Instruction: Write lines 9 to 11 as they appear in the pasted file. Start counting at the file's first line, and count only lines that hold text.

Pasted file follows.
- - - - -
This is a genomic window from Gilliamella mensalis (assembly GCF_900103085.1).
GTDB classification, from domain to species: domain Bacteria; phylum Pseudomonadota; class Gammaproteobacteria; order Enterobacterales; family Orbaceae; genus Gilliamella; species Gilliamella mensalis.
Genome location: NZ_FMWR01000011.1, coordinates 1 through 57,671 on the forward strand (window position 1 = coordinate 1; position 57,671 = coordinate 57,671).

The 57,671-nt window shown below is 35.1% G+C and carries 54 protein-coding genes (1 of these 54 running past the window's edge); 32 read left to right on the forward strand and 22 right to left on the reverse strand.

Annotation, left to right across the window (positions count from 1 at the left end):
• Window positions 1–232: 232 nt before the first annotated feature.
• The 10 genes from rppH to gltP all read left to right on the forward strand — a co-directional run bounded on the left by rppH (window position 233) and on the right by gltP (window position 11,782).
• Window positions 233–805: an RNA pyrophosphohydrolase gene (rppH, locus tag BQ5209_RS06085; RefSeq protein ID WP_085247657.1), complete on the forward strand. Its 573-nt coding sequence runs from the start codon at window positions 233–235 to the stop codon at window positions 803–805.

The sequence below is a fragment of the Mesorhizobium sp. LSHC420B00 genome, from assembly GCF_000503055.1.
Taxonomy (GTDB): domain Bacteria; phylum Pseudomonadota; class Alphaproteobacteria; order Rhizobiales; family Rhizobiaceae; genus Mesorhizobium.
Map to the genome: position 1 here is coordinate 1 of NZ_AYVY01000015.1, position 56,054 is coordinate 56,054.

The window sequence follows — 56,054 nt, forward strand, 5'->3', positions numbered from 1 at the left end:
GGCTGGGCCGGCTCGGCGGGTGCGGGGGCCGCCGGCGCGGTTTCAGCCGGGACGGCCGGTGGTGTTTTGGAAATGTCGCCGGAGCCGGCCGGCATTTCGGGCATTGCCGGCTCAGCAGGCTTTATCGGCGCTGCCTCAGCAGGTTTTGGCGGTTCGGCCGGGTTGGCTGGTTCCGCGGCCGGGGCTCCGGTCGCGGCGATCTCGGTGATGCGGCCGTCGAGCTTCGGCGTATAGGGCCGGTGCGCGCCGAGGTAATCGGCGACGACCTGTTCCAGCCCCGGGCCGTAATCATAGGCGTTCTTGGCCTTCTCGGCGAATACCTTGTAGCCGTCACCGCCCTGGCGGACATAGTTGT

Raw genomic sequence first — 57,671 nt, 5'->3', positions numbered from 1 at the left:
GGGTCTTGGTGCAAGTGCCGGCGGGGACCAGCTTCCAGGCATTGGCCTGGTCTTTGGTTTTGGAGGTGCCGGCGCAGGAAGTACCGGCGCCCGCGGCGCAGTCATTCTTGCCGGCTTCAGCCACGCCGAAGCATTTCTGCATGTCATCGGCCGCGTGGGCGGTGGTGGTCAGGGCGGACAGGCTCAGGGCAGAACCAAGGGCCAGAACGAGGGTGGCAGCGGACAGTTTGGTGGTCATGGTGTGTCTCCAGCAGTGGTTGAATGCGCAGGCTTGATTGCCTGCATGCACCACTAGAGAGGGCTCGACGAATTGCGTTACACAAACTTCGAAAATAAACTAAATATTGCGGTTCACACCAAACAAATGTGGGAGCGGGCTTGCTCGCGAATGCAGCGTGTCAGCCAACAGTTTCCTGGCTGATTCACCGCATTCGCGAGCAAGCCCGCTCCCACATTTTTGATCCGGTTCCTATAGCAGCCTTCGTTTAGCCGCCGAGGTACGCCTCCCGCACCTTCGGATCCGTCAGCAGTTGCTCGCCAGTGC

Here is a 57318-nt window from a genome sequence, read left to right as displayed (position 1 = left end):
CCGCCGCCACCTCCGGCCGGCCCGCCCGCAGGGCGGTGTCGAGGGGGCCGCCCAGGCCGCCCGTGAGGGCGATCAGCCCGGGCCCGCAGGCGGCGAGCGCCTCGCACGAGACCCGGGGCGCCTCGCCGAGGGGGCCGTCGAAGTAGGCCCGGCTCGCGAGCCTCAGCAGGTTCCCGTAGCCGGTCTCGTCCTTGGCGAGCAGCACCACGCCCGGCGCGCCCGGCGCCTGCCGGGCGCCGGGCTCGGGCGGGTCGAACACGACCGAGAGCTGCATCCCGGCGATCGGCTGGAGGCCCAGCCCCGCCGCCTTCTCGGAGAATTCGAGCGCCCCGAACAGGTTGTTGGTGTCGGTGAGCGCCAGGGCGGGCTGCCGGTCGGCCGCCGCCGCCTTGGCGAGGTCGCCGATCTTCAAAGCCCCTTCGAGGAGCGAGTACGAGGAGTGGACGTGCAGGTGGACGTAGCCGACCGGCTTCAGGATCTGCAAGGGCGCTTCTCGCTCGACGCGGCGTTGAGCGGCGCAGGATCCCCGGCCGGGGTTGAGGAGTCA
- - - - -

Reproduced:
The sequence below is a fragment of the Mesorhizobium sp. LSHC420B00 genome, from assembly GCF_000503055.1.
Taxonomy (GTDB): domain Bacteria; phylum Pseudomonadota; class Alphaproteobacteria; order Rhizobiales; family Rhizobiaceae; genus Mesorhizobium.
Map to the genome: position 1 here is coordinate 1 of NZ_AYVY01000015.1, position 56,054 is coordinate 56,054.